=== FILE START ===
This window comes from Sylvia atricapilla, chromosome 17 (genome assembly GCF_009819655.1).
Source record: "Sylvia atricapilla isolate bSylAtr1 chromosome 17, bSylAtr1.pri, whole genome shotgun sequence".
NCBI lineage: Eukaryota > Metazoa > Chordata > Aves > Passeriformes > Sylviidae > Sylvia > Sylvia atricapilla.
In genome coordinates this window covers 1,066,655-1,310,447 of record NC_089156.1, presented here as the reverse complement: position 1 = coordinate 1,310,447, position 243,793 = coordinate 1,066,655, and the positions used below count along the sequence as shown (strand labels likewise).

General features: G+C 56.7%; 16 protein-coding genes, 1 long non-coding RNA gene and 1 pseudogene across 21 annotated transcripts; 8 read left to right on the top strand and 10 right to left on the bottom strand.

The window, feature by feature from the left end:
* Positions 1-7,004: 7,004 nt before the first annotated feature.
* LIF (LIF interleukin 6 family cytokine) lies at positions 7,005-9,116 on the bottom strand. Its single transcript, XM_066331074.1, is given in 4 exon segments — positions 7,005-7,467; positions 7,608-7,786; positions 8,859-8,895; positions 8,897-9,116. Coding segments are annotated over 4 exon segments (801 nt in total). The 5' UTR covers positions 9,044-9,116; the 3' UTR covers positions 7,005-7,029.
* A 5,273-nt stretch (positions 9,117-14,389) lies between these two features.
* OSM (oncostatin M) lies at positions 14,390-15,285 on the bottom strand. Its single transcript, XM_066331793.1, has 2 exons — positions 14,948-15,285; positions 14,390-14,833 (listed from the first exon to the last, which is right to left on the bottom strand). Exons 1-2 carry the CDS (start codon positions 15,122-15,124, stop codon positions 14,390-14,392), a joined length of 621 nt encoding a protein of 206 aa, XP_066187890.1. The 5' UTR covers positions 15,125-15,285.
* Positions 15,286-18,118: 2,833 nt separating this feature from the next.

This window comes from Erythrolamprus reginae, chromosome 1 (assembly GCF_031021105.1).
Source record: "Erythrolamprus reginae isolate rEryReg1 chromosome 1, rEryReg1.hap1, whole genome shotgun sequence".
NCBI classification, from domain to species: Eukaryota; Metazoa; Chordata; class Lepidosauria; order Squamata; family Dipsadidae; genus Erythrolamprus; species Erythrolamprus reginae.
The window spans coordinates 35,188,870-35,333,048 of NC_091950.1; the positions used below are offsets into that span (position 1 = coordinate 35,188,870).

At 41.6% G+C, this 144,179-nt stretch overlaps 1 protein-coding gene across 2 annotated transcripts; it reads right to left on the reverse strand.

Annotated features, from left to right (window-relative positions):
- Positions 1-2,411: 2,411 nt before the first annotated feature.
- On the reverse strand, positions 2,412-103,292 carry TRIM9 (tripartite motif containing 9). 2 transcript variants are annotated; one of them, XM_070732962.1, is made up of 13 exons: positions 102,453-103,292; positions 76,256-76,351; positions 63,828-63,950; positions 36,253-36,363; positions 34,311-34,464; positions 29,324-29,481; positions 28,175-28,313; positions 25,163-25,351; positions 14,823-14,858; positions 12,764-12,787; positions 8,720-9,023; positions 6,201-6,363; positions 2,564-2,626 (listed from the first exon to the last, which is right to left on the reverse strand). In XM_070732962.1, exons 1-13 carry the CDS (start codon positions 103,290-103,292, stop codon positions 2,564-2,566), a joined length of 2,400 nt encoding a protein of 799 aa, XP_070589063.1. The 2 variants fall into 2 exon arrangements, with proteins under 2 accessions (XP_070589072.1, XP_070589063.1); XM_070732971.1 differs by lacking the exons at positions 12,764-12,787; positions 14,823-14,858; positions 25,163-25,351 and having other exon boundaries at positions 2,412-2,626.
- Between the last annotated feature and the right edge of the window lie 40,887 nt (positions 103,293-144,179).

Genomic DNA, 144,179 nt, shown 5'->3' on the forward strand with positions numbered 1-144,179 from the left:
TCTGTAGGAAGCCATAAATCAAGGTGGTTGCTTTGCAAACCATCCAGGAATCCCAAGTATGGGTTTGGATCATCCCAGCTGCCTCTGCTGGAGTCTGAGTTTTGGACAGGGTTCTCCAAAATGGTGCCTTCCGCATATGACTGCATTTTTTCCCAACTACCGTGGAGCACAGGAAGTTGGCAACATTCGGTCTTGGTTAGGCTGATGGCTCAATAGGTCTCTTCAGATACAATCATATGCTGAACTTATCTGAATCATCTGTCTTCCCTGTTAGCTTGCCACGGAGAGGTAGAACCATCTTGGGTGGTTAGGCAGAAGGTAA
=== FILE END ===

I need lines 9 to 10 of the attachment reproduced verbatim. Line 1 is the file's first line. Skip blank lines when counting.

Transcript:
* A 5,273-nt stretch (positions 9,117-14,389) lies between these two features.
* OSM (oncostatin M) lies at positions 14,390-15,285 on the bottom strand. Its single transcript, XM_066331793.1, has 2 exons — positions 14,948-15,285; positions 14,390-14,833 (listed from the first exon to the last, which is right to left on the bottom strand). Exons 1-2 carry the CDS (start codon positions 15,122-15,124, stop codon positions 14,390-14,392), a joined length of 621 nt encoding a protein of 206 aa, XP_066187890.1. The 5' UTR covers positions 15,125-15,285.